Michigan chestnut update – May 8, 2013

Chestnut trees are breaking dormancy at locations around Michigan. MSU Extension will be tracking chestnut development this season and providing growers with relevant pest management information.

As the weather warms, chestnuts are showing signs of breaking dormancy with green tissue visible in central and southern Michigan and bud swell/bud break in northwest Michigan. There is significant variability in growth stage across the state and differences in development are also significant between different cultivars and species. The variability in development stages is reflected in growing degree day (GDD) accumulation differences across the state with the Leslie Enviro-weather station recording 184 GDD 50, Clarksville at 149 GDD 50 and the Northwest Michigan Horticultural Research Center at just 110 GDD 50 as of May 6.

Growth stage Growth stage Growth stage Growth stage
Left to right: Photos 1 and 2 show ‘Benton Harbor’ (Chinese chestnut cultivar) and ‘Colossal’ (European/Japanese hybrid) at bud break. Photos 3 and 4 are ‘Labor Day’ (Korean chestnut cultivar) and ‘Okei’ (European chestnut cultivar) at green tip. Remember, even though we are showing the growth stages of Chinese chestnut cultivars and European/Japanese hybrids, these two groups should not be grown together due to internal kernel breakdown that causes a rot-like issue in the nuts when these cultivars cross-pollinate. Visit chestnuts.msu.edu for more information on proper interplanting to avoid internal kernel breakdown. Photo credits: Mario Mandujano.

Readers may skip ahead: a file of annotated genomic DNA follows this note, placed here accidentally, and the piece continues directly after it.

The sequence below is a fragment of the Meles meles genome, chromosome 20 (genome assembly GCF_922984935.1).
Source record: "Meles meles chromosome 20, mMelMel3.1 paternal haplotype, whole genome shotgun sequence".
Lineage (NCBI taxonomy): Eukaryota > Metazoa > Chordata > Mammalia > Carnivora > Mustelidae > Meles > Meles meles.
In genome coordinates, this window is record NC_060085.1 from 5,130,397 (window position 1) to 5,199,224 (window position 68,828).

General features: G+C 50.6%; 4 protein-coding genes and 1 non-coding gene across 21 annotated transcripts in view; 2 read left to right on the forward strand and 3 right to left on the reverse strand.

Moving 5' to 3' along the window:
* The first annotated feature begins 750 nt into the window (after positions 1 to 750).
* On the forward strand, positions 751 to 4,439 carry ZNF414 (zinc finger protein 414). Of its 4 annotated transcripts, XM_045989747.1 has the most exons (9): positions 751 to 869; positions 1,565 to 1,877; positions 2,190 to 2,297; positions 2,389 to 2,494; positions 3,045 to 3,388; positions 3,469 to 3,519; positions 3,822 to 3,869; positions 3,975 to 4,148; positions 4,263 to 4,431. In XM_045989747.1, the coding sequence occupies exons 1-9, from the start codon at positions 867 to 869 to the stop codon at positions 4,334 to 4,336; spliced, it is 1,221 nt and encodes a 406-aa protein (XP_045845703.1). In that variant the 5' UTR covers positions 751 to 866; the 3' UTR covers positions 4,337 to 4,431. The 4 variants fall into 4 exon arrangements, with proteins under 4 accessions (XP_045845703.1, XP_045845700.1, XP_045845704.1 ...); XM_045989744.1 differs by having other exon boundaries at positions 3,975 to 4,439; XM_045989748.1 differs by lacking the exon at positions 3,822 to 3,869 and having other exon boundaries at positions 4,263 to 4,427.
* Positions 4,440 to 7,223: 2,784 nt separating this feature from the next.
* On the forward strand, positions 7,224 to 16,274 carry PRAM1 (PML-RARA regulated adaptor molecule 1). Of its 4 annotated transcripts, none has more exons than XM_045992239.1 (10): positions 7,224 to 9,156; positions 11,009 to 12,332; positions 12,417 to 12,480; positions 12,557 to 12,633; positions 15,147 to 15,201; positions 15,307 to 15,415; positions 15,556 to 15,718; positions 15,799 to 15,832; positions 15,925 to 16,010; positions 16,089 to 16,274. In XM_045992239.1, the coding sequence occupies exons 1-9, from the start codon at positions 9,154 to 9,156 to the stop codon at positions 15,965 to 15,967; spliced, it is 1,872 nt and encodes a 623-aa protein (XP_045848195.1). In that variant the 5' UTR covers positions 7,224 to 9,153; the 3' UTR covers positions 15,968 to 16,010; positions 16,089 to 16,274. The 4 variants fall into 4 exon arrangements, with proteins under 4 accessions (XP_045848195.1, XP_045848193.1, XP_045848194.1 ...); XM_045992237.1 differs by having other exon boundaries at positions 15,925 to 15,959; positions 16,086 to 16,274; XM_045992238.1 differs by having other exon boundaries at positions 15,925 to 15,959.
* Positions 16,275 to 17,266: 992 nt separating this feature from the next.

Dormant oil applications for mite management should be wrapping up and many growers will be making the first fertilizer applications of the season if they haven’t already. As temperatures warm and thunderstorms become common, growers should be placing yellow sticky traps in orchards to track the arrival of potato leafhoppers. Like many plants, chestnuts are sensitive to the saliva of potato leafhoppers that is injected by the insect while feeding. Damage to leaf tissue can cause reduced photosynthesis that can impact production and quality, and damage the tree.

Most injury occurs on new tissue on shoot terminals with potato leafhopper feeding near the edges of the leaves using piercing-sucking mouthparts. Symptoms of feeding appear as whitish dots arranged in triangular shapes near the edges. Heavily damaged leaves are cupped with necrotic and chlorotic edges and eventually abscise from the tree. Severely infested shoots produce small, bunched leaves with reduced photosynthetic capacity.

Adult leafhoppers are pale to bright green and about 0.125 inches long. Adults are easily noticeable, jumping, flying or running when agitated. The nymphs (immature leafhoppers) are pale green and have no wings, but are very similar in form to the adults. Potato leafhoppers move in all directions when disturbed, unlike some leafhoppers which have a distinct pattern of movement.

Potato leafhoppers can’t survive Michigan’s winter and survive in the Gulf States until adults migrate north in the spring on storm systems. Watch for a future Michigan State University Extension articles on potato leafhopper management recommendations and more scouting tips, or visit www.chestnuts.msu.edu.

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